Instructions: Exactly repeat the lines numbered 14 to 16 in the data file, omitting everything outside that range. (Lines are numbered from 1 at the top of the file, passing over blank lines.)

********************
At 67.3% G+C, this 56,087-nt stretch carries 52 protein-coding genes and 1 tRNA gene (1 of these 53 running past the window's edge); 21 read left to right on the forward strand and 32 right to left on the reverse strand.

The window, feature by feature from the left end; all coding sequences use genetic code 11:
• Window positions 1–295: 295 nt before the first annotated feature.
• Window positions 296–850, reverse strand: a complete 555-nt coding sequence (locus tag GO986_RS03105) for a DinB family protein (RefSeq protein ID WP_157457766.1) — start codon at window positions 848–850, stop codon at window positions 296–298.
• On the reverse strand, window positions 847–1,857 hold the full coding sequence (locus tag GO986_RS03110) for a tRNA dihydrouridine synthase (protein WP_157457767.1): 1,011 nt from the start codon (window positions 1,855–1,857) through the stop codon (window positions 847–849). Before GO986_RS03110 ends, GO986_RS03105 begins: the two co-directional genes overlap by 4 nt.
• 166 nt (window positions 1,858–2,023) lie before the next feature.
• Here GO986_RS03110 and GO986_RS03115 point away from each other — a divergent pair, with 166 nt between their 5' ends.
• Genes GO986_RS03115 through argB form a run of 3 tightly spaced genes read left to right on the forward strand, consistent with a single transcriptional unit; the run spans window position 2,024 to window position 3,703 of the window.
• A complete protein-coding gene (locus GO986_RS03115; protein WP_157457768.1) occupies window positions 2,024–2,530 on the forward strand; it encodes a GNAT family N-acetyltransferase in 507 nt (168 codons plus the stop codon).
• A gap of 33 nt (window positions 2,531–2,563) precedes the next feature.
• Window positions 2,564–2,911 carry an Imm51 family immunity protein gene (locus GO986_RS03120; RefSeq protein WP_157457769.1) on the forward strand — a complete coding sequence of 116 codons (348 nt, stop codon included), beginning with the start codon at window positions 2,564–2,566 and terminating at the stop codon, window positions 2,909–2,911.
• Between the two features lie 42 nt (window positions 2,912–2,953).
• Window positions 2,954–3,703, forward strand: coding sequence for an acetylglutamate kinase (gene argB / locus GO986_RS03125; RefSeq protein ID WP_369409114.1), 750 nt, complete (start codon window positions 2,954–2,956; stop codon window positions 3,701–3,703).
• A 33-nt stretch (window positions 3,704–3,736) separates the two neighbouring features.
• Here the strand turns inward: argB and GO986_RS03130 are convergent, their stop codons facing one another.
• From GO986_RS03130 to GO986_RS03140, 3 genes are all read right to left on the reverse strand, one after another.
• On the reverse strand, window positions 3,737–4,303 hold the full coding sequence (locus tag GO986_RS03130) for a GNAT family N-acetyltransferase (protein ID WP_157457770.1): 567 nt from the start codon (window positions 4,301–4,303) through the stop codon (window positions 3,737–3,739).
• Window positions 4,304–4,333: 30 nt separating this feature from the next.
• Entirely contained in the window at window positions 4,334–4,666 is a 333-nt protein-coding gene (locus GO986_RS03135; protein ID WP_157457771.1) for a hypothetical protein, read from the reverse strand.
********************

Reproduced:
• A 33-nt stretch (window positions 3,704–3,736) separates the two neighbouring features.
• Here the strand turns inward: argB and GO986_RS03130 are convergent, their stop codons facing one another.
• From GO986_RS03130 to GO986_RS03140, 3 genes are all read right to left on the reverse strand, one after another.